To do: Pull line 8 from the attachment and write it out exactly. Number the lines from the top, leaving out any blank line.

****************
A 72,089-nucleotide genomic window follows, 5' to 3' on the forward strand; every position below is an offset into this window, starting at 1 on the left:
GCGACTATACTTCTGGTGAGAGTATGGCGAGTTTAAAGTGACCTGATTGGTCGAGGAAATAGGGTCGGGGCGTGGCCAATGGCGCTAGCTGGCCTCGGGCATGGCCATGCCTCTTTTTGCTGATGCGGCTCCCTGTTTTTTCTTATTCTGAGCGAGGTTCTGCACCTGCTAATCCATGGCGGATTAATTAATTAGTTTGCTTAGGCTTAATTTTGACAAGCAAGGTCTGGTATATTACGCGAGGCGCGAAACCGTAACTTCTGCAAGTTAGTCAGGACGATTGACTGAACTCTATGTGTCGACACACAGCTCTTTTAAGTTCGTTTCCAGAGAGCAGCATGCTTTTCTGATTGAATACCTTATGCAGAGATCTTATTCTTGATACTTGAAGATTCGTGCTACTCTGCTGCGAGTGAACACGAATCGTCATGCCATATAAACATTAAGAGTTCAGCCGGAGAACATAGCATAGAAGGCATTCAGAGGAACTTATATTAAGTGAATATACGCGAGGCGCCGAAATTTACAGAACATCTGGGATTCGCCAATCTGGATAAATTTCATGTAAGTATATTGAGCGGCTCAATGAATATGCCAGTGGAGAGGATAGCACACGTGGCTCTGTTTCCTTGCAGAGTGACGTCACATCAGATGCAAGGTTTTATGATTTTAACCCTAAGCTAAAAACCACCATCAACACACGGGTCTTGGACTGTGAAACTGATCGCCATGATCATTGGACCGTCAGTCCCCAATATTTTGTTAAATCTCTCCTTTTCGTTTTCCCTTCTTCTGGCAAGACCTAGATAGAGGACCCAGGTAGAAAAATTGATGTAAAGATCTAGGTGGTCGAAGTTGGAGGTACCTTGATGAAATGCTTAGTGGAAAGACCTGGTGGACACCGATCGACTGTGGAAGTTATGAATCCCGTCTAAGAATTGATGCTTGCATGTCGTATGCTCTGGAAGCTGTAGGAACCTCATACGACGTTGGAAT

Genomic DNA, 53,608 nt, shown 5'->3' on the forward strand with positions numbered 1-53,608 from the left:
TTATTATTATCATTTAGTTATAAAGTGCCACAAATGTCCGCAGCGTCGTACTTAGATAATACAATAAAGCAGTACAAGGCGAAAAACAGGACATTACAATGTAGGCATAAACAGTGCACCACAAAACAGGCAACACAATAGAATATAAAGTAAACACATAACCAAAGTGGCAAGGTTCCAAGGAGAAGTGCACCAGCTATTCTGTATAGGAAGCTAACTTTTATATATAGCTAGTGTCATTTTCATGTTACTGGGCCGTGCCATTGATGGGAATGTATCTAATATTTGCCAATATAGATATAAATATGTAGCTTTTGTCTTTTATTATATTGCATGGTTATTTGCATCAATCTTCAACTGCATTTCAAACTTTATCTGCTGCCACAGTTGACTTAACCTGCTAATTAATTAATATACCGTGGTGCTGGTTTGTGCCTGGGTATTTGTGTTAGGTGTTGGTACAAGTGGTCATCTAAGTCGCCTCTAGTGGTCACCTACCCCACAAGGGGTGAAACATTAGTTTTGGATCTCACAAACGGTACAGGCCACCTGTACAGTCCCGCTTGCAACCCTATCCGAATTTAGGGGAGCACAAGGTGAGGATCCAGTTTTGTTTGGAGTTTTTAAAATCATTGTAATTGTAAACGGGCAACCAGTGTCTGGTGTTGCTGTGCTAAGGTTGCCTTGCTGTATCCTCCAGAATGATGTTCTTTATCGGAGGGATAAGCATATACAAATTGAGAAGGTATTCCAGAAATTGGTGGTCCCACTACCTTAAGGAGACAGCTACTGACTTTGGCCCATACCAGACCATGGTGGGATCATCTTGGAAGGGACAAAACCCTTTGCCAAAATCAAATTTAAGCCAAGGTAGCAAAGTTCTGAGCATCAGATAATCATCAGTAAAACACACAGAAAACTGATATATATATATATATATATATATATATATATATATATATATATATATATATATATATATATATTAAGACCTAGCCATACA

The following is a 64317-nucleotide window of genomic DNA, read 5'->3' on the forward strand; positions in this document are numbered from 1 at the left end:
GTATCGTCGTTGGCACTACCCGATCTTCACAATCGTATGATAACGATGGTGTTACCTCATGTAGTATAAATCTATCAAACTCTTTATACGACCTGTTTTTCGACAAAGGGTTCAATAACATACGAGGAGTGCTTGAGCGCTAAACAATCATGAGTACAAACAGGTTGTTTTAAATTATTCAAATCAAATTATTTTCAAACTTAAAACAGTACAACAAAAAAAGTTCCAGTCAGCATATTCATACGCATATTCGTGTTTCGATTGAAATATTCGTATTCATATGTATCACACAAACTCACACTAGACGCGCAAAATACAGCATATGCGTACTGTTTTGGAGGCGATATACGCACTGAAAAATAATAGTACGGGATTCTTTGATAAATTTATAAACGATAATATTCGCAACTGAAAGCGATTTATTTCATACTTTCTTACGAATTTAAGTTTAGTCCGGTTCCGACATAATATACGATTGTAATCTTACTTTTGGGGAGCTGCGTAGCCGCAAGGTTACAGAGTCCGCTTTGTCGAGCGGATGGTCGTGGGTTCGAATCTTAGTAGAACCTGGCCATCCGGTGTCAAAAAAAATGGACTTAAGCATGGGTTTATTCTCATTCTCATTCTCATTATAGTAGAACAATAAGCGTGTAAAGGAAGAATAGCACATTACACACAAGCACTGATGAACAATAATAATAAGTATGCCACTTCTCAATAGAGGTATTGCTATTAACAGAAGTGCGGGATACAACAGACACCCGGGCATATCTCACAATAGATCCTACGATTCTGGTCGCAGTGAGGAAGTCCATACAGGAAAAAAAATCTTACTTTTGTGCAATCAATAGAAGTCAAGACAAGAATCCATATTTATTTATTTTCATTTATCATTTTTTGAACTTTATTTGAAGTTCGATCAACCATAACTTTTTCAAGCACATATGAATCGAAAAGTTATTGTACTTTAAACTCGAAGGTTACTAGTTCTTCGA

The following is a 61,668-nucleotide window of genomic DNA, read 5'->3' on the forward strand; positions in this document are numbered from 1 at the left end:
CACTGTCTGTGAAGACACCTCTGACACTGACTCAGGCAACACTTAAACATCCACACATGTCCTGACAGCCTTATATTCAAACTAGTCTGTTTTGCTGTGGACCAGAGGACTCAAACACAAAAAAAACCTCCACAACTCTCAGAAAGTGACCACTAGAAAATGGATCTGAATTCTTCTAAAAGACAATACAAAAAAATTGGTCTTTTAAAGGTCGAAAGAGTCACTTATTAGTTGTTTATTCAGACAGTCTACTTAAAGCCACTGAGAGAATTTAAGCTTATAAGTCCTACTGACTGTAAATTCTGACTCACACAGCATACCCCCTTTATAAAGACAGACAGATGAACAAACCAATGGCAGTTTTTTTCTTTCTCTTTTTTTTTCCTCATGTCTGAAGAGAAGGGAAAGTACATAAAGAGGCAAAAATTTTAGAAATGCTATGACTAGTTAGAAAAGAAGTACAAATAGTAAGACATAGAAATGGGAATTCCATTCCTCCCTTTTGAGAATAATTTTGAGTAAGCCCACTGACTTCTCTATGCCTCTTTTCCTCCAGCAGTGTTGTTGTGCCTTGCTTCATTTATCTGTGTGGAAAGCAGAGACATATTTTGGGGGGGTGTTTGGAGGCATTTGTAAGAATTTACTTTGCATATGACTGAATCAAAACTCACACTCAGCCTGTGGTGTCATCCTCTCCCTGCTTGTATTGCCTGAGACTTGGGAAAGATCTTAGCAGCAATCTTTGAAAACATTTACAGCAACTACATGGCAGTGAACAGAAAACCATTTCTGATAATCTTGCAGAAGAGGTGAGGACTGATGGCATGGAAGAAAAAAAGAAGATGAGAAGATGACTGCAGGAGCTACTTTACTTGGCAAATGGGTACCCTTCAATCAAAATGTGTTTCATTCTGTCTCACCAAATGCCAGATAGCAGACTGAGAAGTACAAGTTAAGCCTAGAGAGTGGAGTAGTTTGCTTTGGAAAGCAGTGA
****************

CACTGTCTGTGAAGACACCTCTGACACTGACTCAGGCAACACTTAAACATCCACACATGTCCTGACAGCCTTATATTCAAACTAGTCTGTTTTGCTGTGGACCAGAGGACTCAAACACAAAAAAAACCTCCACAACTCTCAGAAAGTGACCACTAGAAAATGGATCTGAATTCTTCTAAAAGACAATACAAAAAAATTGGTCTTTTAAAGGTCGAAAGAGTCACTTATTAGTTGTTTATTCAGACAGTCTACTTAAAGCCACTGAGAGAATTTAAGCTTATAAGTCCTACTGACTGTAAATTCTGACTCACACAGCATACCCCCTTTATAAAGACAGACAGATGAACAAACCAATGGCAGTTTTTTTCTTTCTCTTTTTTTTTCCTCATGTCTGAAGAGAAGGGAAAGTACATAAAGAGGCAAAAATTTTAGAAATGCTATGACTAGTTAGAAAAGAAGTACAAATAGTAAGACATAGAAATGGGAATTCCATTCCTCCCTTTTGAGAATAATTTTGAGTAAGCCCACTGACTTCTCTATGCCTCTTTTCCTCCAGCAGTGTTGTTGTGCCTTGCTTCATTTATCTGTGTGGAAAGCAGAGACATATTTTGGGGGGGTGTTTGGAGGCATTTGTAAGAATTTACTTTGCATATGACTGAATCAAAACTCACACTCAGCCTGTGGTGTCATCCTCTCCCTGCTTGTATTGCCTGAGACTTGGGAAAGATCTTAGCAGCAATCTTTGAAAACATTTACAGCAACTACATGGCAGTGAACAGAAAACCATTTCTGATAATCTTGCAGAAGAGGTGAGGACTGATGGCATGGAAGAAAAAAAGAAGATGAGAAGATGACTGCAGGAGCTACTTTACTTGGCAAATGGGTACCCTTCAATCAAAATGTGTTTCATTCTGTCTCACCAAATGCCAGATAGCAGACTGAGAAGTACAAGTTAAGCCTAGAGAGTGGAGTAGTTTGCTTTGGAAAGCAGTGA